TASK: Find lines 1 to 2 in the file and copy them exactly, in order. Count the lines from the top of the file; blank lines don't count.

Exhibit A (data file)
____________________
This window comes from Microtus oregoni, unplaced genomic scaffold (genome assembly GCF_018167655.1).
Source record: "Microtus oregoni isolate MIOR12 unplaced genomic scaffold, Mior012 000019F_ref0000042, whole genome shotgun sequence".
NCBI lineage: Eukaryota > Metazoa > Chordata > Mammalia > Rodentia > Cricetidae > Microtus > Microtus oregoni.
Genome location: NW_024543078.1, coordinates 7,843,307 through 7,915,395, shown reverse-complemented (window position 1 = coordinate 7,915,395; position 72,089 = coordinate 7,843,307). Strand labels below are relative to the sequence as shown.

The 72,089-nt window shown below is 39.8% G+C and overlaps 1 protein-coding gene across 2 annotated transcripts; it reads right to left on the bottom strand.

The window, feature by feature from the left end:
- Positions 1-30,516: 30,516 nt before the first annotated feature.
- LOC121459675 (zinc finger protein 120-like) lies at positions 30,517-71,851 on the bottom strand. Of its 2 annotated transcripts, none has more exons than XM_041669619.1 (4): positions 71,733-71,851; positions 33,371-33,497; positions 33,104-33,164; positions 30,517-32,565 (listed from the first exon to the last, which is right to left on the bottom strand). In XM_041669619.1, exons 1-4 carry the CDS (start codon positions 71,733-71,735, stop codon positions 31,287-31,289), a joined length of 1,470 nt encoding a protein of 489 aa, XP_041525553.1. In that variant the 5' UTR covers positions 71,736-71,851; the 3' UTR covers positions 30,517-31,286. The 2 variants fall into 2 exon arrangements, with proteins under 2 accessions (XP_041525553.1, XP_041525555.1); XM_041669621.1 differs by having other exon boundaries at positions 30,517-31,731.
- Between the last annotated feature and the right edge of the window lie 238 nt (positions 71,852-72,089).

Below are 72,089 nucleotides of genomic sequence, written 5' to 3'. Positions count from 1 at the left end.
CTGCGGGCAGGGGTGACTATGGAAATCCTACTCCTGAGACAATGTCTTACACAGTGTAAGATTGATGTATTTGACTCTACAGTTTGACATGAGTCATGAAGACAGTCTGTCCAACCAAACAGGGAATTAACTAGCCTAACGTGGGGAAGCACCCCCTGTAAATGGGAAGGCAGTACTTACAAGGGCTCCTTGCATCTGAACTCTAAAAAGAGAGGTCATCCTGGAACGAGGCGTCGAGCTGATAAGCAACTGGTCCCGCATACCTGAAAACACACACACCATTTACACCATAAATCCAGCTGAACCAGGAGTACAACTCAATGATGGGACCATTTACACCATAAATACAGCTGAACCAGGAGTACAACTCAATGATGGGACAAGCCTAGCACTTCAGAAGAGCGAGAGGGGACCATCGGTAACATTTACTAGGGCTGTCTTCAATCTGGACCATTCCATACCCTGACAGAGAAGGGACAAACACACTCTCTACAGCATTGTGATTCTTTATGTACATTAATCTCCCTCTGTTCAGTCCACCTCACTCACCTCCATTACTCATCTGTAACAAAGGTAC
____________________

This window comes from Microtus oregoni, unplaced genomic scaffold (genome assembly GCF_018167655.1).
Source record: "Microtus oregoni isolate MIOR12 unplaced genomic scaffold, Mior012 000019F_ref0000042, whole genome shotgun sequence".